During the administration of George Bush Senior, Hadley was "Pentagon aide to [Under-Secretary of Defence Paul] Wolfowitz," serving as the Assistant Secretary of Defence for International Security Policy from 1989–1993.
In that position, he was responsible for US defence policy towards NATO and Western Europe on nuclear weapons and ballistic missile defence, and arms control.
Hadley is currently Senior Adviser for International Affairs at the United States Institute for Peace in Washington, DC.
Role: Former United States’ Security Co-ordinator for Israel and the Palestinian Authority
Since the summer of 2007, Dayton has been overseeing the formation of the Palestinian Security Forces in the West Bank, a force created to serve the Palestinian Authority in matters of public order and to fight Hamas.
The training of the Palestinian Security Forces takes place in a facility outside of Amman, Jordan - incidentally, the same facility where Iraqi security forces are trained by the US. Each Palestinian battalion contains 500 combat troops. The training programme is prepared together with Israel.
Prior to his assignment in Israel, Dayton spent 37 years in a variety of command and staff assignments. As the director of the Iraq Survey Group, he was closely involved in Operation Iraqi Freedom. He also served as a senior member of the Joint Staff, and as defence attaché in the US embassy in Moscow, Russia.
Dayton has written many articles over the course of his career and was one of the co-authors of The Future of NATO: Facing an Unreliable Enemy in an Uncertain Environment, a study on the future of NATO published in 1991.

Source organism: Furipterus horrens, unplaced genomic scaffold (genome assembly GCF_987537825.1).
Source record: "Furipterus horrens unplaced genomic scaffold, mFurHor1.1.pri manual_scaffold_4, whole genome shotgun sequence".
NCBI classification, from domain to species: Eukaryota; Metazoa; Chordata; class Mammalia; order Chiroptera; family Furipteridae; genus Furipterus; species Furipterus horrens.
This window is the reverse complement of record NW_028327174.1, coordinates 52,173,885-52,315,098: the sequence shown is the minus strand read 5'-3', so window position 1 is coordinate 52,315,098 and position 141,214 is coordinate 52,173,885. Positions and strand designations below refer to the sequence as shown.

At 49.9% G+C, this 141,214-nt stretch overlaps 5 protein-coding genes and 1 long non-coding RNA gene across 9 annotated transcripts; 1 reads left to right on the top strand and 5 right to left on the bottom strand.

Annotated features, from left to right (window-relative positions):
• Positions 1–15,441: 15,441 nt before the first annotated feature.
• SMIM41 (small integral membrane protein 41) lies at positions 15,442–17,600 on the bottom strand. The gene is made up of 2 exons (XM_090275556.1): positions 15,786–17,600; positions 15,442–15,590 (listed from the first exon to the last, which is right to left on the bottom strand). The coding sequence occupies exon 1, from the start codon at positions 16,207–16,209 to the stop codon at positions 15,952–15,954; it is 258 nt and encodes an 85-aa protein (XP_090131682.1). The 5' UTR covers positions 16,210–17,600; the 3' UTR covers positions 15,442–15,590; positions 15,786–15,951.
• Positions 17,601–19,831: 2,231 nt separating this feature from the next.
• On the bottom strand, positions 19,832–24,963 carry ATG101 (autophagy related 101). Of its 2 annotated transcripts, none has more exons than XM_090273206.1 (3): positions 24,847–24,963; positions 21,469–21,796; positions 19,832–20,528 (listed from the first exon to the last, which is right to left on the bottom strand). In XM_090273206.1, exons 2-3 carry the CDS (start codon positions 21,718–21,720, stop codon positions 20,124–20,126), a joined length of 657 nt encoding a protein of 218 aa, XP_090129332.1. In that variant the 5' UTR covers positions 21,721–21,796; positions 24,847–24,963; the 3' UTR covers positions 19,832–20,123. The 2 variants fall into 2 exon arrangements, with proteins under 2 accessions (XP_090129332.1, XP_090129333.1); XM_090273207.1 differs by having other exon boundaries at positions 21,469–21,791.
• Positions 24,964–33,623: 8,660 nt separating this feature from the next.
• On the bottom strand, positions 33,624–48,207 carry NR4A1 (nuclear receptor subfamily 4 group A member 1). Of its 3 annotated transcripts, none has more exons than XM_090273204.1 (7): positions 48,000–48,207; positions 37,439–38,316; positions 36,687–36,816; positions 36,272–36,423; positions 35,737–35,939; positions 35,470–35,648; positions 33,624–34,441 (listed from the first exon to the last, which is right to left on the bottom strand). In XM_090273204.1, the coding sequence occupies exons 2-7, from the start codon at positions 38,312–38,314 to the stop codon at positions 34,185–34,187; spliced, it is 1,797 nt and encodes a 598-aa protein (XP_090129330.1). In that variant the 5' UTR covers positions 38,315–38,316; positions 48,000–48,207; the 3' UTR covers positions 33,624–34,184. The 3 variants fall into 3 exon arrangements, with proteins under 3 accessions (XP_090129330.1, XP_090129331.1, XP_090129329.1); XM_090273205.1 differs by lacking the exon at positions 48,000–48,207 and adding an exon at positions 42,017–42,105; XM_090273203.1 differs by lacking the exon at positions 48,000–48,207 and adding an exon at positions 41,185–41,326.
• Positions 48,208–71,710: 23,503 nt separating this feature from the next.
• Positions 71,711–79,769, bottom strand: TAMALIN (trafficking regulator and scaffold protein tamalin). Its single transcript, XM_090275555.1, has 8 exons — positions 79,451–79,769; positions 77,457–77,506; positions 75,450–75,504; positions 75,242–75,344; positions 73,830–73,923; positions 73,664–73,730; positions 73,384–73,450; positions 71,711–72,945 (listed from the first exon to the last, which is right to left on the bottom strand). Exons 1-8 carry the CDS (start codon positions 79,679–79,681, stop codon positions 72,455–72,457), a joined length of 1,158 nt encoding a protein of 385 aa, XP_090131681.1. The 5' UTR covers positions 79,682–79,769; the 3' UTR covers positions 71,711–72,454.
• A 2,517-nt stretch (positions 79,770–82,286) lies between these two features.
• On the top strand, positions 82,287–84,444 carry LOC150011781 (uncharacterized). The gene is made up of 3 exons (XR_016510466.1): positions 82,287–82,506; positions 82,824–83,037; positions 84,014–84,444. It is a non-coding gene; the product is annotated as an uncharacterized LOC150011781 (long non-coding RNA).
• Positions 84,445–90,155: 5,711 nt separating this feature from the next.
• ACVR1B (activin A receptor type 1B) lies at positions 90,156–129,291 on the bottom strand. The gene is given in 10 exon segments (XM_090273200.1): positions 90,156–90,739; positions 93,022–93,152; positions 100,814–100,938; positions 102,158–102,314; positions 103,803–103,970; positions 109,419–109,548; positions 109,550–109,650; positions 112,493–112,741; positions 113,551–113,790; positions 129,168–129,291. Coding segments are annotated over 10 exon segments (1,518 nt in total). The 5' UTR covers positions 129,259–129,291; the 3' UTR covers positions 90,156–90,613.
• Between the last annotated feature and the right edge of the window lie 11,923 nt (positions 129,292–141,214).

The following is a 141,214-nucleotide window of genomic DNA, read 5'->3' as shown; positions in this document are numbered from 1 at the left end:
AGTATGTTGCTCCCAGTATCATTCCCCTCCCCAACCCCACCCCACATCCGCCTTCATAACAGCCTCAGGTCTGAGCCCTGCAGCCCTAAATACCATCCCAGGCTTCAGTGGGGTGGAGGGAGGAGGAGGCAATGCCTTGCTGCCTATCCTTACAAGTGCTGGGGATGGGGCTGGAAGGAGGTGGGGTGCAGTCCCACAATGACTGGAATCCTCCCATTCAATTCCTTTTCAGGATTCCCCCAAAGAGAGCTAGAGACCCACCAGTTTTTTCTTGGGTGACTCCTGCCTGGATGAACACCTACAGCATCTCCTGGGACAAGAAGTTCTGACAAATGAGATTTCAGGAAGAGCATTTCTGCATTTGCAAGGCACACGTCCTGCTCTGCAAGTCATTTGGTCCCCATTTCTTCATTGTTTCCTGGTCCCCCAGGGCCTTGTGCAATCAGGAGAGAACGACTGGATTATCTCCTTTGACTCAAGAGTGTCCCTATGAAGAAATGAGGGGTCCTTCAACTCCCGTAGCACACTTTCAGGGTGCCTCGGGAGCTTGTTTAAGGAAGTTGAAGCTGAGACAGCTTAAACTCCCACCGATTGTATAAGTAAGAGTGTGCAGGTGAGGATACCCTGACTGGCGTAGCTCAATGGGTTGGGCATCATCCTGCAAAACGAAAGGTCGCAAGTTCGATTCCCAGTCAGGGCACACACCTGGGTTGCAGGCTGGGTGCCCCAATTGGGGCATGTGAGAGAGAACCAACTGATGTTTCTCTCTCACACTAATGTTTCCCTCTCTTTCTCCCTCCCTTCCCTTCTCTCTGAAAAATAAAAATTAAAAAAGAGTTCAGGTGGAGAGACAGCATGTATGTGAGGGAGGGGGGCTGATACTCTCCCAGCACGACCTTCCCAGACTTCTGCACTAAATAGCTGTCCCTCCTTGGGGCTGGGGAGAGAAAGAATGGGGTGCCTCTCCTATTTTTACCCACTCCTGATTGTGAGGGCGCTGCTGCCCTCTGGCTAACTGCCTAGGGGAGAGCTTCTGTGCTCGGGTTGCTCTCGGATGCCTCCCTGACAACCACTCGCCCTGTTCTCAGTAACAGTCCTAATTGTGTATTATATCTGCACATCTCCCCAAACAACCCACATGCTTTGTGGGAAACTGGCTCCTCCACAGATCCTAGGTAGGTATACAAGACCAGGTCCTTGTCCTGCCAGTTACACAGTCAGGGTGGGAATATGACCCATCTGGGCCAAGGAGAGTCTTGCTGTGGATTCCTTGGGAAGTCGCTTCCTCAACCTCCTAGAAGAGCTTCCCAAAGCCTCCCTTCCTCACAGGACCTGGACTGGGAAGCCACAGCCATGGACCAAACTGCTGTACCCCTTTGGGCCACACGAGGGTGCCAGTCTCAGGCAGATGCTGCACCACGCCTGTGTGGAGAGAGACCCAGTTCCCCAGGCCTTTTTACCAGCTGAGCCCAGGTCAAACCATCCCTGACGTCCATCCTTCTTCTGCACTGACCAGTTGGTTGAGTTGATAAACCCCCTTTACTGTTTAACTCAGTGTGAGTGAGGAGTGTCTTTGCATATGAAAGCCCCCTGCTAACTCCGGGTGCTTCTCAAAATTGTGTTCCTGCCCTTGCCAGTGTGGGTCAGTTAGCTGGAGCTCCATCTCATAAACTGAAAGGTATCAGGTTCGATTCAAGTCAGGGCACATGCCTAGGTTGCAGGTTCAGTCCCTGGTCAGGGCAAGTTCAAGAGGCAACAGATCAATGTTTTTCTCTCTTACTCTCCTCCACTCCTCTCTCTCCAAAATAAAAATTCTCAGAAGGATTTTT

Dayton is currently the director of the George C Marshall European Center for Security Studies in Garmisch-Partenkirchen, Germany.
Role: Assistant Secretary of State for Near Eastern Affairs in the United States’ Department of State.
Welch started his diplomatic career as a political officer at the US embassy in Islamabad in 1979 and returned after two years to the State Department where he was desk officer for Lebanon and Syria.
Born in Munich in 1953 to US diplomat parents, Welch has been assigned to a number of embassies throughout the Middle East as head of the political section.
Between 1996 and 1998, Welch served in the State Department's Bureau of Near Eastern Affairs, playing an important role in US foreign policy in Iran, Iraq and Libya.
In August 2001, Welch was appointed US ambassador to Egypt, where he was criticised for acting like an "American High Commissioner in Egypt”, referring to the British High Commissioner during British occupation. Many Egyptians saw his attempts to rid the Egyptian curriculum and religious sermons of anti-Semitism as unwelcome interference in domestic affairs.
As Assistant Secretary of State for Near Eastern Affairs from 2005 through 2008, Welch was closely involved in the negotiations between the Israeli and the Palestinian Authority (PA).
Welch resigned from his position as the top US diplomat in the Middle East in December 2008 to pursue work in the private sector.